Black Arrow

This is book 3 of the Sugawara Akitada mystery series. Set in Eleventh-Century Japan, in the first two books, Sugawara caught the attention of the Emperor by solving difficult murder cases. In this book, he has been sent as governor to the northern border province of Echigo–Niigata today–to establish more control for the Emperor.

Within days Sugawara recognizes several threats to both himself and the Emperor. The warlord of the province and the wealthy rice merchant show their disdain for the new governor. The local judge and the sergeant of the governor’s guard mostly ignore him.

Five murders occur within days and the population threatens open revolt when Sugawara does not quickly solve the crimes. Now he understands why several of his predecessors quit, disappeared, or ran away.

Parker has researched the history of the period but admits that little is known of the living conditions outside the capital–Heian-Kyo at the time; Kyoto today. She described life as it existed in Heian-Kyo while trying to imagine how it would be different in such a far-flung region. If you have been to Niigata you will know that snow comes early and stays late. The Siberian storms cross Northern Korea and hit Niigata, held by the mountains.

I have enjoyed this series. Parker has created a complex puzzle for Sugawara in this issue, one which has Sugawara believing he and his wife will be murdered; but true to his personal code, he carries on.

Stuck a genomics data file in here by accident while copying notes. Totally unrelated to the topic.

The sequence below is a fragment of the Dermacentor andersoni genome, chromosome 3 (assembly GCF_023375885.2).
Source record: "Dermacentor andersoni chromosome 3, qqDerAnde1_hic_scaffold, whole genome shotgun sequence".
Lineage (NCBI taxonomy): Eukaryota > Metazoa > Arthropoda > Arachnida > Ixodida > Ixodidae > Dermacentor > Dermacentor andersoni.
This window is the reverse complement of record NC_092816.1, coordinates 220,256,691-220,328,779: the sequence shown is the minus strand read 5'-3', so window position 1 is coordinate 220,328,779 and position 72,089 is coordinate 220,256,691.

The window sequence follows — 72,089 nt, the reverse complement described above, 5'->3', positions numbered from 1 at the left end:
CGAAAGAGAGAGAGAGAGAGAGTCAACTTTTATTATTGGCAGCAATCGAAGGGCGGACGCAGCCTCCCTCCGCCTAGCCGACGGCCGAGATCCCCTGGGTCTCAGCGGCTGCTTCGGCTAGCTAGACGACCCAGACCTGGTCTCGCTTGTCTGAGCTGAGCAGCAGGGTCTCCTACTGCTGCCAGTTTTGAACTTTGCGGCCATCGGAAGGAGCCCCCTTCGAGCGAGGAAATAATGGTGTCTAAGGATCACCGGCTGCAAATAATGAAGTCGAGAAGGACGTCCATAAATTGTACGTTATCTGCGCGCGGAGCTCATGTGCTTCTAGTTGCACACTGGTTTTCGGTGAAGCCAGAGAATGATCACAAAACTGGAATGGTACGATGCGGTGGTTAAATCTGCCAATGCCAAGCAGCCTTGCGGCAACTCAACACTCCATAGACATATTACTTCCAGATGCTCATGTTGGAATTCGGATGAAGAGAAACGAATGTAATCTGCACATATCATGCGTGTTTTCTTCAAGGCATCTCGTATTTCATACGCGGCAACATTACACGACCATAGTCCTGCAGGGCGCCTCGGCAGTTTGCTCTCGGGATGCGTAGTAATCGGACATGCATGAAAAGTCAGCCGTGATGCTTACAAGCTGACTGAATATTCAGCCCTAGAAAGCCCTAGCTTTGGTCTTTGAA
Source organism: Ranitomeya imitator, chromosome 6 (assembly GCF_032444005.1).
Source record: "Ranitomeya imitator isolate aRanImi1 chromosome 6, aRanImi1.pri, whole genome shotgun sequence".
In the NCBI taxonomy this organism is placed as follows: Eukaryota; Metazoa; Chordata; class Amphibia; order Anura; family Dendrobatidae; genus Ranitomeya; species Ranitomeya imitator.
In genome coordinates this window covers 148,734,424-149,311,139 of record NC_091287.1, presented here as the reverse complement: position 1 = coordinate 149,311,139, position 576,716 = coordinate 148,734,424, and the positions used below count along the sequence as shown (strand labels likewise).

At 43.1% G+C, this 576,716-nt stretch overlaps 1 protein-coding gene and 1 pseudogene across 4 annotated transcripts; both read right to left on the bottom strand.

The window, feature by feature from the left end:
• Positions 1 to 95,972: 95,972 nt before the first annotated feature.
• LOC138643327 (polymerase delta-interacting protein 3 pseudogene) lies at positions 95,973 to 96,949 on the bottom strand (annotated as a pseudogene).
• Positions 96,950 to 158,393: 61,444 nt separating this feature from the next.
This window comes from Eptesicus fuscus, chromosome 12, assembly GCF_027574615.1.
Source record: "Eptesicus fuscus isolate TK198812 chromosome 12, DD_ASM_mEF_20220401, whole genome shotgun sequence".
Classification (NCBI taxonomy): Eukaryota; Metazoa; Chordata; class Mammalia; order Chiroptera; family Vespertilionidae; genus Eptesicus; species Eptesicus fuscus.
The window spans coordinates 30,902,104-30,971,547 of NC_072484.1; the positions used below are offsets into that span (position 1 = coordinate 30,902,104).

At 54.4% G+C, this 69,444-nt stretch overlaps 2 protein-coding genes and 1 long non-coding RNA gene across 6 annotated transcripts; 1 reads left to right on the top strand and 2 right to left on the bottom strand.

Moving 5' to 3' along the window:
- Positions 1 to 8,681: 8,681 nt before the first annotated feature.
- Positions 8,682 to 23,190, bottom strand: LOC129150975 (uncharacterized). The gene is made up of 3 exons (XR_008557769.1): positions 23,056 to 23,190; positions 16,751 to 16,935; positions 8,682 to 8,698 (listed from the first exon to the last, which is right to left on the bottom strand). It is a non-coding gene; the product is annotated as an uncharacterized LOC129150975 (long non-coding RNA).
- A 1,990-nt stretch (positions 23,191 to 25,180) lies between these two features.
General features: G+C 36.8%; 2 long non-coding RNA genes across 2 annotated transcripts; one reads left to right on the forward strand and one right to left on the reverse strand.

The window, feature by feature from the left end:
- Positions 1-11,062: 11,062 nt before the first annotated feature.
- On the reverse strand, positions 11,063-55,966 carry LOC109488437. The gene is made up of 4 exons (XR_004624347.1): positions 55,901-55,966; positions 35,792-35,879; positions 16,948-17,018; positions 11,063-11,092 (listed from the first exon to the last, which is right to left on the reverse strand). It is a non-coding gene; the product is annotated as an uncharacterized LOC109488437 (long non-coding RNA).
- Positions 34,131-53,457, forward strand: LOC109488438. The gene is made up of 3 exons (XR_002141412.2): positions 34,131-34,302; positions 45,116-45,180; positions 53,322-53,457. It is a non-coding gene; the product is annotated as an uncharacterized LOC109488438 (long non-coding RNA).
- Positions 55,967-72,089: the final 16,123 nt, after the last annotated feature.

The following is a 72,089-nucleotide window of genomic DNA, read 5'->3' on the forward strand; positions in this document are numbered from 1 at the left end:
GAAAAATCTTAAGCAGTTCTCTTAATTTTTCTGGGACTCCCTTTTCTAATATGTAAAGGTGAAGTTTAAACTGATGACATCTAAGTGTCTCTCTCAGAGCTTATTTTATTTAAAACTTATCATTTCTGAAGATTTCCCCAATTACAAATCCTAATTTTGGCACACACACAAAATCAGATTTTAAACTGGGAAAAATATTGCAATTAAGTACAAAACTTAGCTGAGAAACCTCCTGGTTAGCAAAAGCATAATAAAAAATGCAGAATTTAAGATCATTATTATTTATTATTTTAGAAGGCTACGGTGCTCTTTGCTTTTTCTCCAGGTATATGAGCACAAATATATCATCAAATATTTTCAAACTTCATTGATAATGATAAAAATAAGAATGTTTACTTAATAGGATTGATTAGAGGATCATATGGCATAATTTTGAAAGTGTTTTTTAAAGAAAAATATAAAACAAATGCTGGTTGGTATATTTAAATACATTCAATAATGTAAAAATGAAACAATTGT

Mike Lawrenc

The Rabbit Girls

I have not read the Lilac Girls, but now I want to. Ellory has built her story around the horror those 72 Polish women underwent in Ravensbruck in WWII.

While the Lilac Girls was about the Rabbit Girls, The Rabbit Girls is more about Miriam, daughter of Henryk Winter. Henryk is on his death bed and Miriam is caring for him. He is not lucid most of the time but begins to call his daughter, Freida. Miriam does not know anyone named Freida. She then discovers that her father has a tattoo from Auschwitz. (Little known fact: Auschwitz, including the subcamps of Birkenau and Monowitz, were the only camps that tattoed prisoners.)

I did not expect much from this book. I was wrong. It is beautifully written and reveals a complex story bit by bit. Each chapter deals with one person in either the 1989 Fall of the Berlin Wall or in WWII. Ellory takes the time leaps effortlessly.

I cannot think of any reason not to give her a 5.

Mike Lawrence